Our “Aubrey’s Angels” team for the Heart Mini-Marathon for the American Heart Association has raised over $100,000 to help wipe out the #1 killer – heart disease, and the #3 killer – strokes.
Jerry and Nancy Hollenkamp received the Paul Hackman Award from the LifeCenter Organ Donor Network. The Network encourages and coordinates the donation of human organs and tissues for transplantation.
LifeCenter works with 28 area hospitals to serve the people of the Greater Cincinnati area, including Southwestern Ohio, Northern Kentucky, and Southeastern Indiana. The organization works in conjunction with U.S. Tissue and Cell, the Cincinnati Eye Bank, and the Midwest Ear Foundation.
Nancy Hollenkamp won the NFL Community Quarterback Award in 2002. The Bengals honored Cincinnati's top civic organizations Tuesday at a Paul Brown Stadium luncheon, where Robert S. Edwards of the Freestore/Foodbank took home the club's NFL Community Quarterback award. A panel headed by Bengals executive vice president Katie Blackburn made the selection from 10 nominees and wide receiver T.J. Houshmandzadeh made the presentation.
Each nominee received $1,000 for their organizations, with the winner getting a $10,000 check. The runnerups, Patricia Stewart of The Salvation Army and Edward D. Diller of Family Service, each received $2,500.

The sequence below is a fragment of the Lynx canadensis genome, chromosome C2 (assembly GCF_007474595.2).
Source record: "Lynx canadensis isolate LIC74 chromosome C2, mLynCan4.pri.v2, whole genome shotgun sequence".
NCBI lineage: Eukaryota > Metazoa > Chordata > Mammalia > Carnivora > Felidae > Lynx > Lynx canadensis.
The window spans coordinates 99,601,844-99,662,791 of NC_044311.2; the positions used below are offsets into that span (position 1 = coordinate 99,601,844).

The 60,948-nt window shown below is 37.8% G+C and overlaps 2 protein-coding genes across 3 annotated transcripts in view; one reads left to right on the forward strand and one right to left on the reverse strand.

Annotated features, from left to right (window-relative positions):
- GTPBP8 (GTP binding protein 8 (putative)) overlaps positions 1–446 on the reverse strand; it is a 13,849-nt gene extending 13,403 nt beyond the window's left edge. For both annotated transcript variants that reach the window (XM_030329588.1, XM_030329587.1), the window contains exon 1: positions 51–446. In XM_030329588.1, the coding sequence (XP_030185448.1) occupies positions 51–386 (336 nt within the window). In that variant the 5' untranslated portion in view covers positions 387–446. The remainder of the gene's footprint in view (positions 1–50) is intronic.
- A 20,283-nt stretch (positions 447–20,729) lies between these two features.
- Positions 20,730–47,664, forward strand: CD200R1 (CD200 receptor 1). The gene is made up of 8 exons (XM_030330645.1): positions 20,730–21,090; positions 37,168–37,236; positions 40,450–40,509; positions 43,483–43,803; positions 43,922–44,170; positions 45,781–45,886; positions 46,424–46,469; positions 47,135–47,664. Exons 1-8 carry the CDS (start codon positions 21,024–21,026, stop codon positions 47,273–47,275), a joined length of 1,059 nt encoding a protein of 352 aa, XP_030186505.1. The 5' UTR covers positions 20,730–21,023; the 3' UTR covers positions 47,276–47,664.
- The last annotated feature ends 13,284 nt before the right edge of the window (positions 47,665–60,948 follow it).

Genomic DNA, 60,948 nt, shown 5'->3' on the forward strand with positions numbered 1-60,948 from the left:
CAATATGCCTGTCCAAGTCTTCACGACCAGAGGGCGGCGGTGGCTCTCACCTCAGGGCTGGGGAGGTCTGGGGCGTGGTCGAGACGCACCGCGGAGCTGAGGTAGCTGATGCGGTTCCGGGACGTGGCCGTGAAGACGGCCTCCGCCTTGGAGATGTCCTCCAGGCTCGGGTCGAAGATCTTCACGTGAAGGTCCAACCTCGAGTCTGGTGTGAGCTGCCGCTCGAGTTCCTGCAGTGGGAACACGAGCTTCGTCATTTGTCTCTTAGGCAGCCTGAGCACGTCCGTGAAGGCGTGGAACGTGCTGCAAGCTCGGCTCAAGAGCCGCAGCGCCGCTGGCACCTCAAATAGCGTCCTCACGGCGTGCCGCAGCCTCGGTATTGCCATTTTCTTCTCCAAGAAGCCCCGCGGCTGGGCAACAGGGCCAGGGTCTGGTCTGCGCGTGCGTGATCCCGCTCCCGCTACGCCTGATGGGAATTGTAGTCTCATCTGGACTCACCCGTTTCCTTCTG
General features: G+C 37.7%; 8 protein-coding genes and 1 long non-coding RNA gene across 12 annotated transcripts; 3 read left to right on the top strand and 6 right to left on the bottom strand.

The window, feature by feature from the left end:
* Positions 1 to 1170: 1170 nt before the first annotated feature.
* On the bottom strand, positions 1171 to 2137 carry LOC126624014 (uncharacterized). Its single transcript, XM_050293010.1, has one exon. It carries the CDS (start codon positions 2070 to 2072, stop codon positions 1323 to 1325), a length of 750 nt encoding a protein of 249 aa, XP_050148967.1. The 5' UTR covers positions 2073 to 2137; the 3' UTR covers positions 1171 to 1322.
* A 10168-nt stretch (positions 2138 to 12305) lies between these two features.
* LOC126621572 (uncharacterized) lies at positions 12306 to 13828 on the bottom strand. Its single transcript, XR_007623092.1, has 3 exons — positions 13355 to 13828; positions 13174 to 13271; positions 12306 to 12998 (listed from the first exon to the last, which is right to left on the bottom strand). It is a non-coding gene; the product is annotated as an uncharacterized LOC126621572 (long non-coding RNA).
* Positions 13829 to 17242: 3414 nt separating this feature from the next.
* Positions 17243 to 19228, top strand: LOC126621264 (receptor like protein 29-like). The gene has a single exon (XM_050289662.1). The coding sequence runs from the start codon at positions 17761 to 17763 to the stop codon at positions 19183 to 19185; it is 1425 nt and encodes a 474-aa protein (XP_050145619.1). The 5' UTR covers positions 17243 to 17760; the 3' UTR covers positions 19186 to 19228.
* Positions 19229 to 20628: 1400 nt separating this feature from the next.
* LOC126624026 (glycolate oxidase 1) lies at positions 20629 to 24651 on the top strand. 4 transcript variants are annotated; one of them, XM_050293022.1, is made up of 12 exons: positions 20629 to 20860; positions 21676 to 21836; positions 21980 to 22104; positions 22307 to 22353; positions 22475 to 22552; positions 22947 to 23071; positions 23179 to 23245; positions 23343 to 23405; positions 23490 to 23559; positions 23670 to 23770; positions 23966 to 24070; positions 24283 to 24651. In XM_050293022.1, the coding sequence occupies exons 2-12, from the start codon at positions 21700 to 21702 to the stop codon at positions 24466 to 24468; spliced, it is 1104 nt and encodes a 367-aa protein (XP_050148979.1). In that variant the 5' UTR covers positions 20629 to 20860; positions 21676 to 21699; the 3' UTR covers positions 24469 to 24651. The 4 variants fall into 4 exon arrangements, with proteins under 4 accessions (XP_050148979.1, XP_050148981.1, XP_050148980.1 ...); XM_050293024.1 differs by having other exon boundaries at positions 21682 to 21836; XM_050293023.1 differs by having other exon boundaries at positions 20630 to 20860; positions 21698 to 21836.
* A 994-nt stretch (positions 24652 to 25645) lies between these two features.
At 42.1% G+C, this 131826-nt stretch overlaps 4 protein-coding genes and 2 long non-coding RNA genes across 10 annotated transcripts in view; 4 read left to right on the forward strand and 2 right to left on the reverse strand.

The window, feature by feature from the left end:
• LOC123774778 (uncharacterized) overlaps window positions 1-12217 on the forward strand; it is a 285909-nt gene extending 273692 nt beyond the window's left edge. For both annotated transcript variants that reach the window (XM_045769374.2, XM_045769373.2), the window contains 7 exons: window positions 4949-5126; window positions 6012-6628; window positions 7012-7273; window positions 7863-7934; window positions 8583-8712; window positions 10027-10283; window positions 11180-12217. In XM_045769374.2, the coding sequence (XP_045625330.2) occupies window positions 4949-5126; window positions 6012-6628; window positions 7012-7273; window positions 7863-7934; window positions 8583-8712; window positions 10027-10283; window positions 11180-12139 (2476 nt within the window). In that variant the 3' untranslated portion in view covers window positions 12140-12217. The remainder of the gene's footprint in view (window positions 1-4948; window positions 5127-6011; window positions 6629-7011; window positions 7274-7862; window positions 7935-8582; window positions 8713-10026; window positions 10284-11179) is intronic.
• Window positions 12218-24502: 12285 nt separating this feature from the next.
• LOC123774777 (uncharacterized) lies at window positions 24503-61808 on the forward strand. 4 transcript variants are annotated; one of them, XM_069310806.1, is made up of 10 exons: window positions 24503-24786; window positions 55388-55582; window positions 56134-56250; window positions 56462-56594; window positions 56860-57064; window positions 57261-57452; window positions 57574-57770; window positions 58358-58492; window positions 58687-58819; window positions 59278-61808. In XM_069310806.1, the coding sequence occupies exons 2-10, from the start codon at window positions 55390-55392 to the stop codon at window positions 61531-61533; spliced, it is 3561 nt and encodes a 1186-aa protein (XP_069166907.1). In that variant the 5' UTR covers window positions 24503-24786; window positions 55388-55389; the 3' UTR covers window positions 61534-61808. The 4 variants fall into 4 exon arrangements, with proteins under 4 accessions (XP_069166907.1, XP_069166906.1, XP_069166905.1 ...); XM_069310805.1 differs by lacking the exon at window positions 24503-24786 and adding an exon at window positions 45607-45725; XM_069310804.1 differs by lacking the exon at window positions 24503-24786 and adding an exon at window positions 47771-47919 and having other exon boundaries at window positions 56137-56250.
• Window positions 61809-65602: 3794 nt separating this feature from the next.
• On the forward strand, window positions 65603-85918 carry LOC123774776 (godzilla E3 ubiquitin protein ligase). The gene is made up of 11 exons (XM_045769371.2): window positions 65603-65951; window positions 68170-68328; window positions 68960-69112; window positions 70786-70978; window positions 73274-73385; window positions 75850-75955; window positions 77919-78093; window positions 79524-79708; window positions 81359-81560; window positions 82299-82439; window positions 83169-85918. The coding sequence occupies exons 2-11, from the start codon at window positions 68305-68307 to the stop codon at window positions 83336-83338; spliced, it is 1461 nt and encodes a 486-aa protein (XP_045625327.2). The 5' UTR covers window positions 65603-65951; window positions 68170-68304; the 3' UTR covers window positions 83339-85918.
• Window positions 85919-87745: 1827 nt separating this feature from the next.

Also nominated were James Douglas Armstrong, Esq., of Victory Neighborhood Services Agency, Inc.; Robert Napier of the Boone County Pee Wee Football League; Liz Herald of Brighton Center, Inc.; Barbara C. Rabkin of Jewish Family Service; Gini Haffner of the Mental Health Association of the Cincinnati Area; Nancy Hollenkamp of the Aubrey Rose Hollenkamp Children's Trust; and Brian Brockhoff of the Boys and Girls Club of Greater Cincinnati.
IN THE NEWS
The British Car Club took place on Sunday, September 12, 2021.
February 23, 2010
Take a look at the wonderful ways the Aubrey Rose Foundation is helping families with financial needs due to the medical needs of their children:
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the aubrey rose foundation video's
WHO IS AUBREY ROSE?